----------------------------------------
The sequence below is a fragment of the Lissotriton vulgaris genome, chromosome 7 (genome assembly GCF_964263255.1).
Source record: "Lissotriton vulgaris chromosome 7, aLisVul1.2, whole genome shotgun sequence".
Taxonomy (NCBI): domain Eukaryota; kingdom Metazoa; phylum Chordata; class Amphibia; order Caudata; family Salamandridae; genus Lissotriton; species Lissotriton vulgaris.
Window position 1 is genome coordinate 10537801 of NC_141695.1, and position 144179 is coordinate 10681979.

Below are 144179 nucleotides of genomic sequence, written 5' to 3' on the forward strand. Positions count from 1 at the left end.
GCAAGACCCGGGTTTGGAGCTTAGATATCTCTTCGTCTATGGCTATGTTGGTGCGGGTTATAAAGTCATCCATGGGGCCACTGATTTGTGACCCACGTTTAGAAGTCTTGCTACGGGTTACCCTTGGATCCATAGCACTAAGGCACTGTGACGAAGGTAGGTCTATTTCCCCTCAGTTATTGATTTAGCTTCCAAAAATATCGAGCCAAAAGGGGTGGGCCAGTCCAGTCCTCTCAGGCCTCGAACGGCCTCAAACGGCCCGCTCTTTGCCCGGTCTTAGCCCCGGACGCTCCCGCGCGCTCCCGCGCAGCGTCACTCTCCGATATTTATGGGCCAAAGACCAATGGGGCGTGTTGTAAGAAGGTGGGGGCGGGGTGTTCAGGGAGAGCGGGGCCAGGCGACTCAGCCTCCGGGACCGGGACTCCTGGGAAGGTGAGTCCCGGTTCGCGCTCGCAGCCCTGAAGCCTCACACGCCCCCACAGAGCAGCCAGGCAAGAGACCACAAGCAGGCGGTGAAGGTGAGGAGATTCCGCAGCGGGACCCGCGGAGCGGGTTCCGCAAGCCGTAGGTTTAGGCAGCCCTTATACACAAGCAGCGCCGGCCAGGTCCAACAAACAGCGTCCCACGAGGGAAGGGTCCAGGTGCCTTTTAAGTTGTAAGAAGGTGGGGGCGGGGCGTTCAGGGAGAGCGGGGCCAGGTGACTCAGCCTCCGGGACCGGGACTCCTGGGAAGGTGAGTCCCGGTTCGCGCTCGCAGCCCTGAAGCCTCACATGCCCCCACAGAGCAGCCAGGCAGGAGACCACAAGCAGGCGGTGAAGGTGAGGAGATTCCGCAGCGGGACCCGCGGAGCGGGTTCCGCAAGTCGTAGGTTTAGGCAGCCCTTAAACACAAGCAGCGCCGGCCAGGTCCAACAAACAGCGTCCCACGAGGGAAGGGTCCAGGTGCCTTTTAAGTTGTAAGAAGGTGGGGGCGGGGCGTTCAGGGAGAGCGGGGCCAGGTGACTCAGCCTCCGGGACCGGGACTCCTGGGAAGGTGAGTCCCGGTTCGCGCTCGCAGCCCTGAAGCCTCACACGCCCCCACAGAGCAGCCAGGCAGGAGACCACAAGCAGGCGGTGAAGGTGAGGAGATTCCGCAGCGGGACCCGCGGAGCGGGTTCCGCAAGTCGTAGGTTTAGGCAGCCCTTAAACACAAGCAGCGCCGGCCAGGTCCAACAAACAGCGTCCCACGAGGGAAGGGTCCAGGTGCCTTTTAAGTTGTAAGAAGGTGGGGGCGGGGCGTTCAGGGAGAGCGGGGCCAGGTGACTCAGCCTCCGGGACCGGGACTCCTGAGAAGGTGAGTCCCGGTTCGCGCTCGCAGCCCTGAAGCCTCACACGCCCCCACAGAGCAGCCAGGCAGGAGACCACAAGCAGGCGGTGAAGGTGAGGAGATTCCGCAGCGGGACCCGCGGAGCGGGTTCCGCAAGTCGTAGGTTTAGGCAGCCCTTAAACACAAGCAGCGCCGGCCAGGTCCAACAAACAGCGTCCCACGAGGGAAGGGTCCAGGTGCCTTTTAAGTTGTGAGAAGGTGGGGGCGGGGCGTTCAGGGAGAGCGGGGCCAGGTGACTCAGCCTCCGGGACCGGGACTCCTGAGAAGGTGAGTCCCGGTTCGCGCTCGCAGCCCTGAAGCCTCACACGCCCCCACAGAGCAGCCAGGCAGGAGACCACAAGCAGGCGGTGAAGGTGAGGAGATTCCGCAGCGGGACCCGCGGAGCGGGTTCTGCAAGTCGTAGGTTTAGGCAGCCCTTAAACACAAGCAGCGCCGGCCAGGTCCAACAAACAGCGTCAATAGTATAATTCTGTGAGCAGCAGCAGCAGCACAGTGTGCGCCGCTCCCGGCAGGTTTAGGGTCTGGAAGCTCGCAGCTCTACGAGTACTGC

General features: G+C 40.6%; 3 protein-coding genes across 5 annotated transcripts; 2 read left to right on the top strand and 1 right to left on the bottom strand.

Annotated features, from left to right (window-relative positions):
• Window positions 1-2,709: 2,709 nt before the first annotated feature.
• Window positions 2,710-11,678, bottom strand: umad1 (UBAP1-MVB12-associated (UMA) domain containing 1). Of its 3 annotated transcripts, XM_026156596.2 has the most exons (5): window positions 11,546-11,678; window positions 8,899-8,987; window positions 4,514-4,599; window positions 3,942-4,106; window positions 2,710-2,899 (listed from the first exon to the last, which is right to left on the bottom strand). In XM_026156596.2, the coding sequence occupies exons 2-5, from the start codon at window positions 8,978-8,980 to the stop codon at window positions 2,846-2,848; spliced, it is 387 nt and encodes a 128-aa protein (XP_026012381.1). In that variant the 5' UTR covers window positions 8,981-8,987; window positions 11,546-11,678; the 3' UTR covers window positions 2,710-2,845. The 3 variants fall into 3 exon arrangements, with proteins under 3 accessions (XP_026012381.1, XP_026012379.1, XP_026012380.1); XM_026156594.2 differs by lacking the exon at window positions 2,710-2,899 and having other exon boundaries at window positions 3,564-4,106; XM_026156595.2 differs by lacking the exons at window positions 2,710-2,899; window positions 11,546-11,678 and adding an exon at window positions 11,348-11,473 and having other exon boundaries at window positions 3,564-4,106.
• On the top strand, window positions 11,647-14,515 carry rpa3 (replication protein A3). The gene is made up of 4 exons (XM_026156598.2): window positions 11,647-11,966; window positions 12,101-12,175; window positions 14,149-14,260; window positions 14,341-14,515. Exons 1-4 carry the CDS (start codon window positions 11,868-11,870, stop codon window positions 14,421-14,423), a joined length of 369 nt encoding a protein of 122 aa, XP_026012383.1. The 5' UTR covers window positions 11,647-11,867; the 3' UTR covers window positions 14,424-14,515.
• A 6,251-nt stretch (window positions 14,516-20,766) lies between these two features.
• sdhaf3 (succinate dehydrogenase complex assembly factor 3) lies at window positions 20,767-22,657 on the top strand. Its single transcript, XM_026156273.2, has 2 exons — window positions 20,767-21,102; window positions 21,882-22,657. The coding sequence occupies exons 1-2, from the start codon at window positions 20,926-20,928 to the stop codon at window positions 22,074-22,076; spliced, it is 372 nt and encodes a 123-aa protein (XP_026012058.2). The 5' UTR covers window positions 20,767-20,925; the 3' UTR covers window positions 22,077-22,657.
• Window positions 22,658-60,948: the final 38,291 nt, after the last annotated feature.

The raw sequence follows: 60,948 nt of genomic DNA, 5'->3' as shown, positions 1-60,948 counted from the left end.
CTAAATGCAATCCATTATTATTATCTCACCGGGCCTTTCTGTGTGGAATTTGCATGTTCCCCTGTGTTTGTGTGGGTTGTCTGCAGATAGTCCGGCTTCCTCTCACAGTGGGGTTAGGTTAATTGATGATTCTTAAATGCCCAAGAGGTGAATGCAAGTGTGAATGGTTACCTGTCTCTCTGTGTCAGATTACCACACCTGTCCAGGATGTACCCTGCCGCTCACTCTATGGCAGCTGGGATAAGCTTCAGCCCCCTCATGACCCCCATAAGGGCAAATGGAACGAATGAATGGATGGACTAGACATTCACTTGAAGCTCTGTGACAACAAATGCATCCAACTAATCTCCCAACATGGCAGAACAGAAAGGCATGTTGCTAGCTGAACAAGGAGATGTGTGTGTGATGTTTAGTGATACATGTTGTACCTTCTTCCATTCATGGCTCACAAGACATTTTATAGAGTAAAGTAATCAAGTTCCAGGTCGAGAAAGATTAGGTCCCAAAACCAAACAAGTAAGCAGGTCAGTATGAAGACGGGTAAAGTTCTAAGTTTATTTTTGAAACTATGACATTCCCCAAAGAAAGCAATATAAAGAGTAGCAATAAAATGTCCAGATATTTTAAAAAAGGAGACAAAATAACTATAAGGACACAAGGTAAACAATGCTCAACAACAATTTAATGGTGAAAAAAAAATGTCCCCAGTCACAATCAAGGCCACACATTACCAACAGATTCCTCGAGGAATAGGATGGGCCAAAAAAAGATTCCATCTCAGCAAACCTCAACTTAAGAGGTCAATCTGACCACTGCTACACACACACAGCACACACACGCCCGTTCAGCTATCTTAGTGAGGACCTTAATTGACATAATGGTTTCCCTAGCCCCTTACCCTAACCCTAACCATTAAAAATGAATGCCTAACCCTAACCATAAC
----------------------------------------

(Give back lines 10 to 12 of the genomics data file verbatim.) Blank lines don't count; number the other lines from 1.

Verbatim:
• Window positions 2,710-11,678, bottom strand: umad1 (UBAP1-MVB12-associated (UMA) domain containing 1). Of its 3 annotated transcripts, XM_026156596.2 has the most exons (5): window positions 11,546-11,678; window positions 8,899-8,987; window positions 4,514-4,599; window positions 3,942-4,106; window positions 2,710-2,899 (listed from the first exon to the last, which is right to left on the bottom strand). In XM_026156596.2, the coding sequence occupies exons 2-5, from the start codon at window positions 8,978-8,980 to the stop codon at window positions 2,846-2,848; spliced, it is 387 nt and encodes a 128-aa protein (XP_026012381.1). In that variant the 5' UTR covers window positions 8,981-8,987; window positions 11,546-11,678; the 3' UTR covers window positions 2,710-2,845. The 3 variants fall into 3 exon arrangements, with proteins under 3 accessions (XP_026012381.1, XP_026012379.1, XP_026012380.1); XM_026156594.2 differs by lacking the exon at window positions 2,710-2,899 and having other exon boundaries at window positions 3,564-4,106; XM_026156595.2 differs by lacking the exons at window positions 2,710-2,899; window positions 11,546-11,678 and adding an exon at window positions 11,348-11,473 and having other exon boundaries at window positions 3,564-4,106.
• On the top strand, window positions 11,647-14,515 carry rpa3 (replication protein A3). The gene is made up of 4 exons (XM_026156598.2): window positions 11,647-11,966; window positions 12,101-12,175; window positions 14,149-14,260; window positions 14,341-14,515. Exons 1-4 carry the CDS (start codon window positions 11,868-11,870, stop codon window positions 14,421-14,423), a joined length of 369 nt encoding a protein of 122 aa, XP_026012383.1. The 5' UTR covers window positions 11,647-11,867; the 3' UTR covers window positions 14,424-14,515.
• A 6,251-nt stretch (window positions 14,516-20,766) lies between these two features.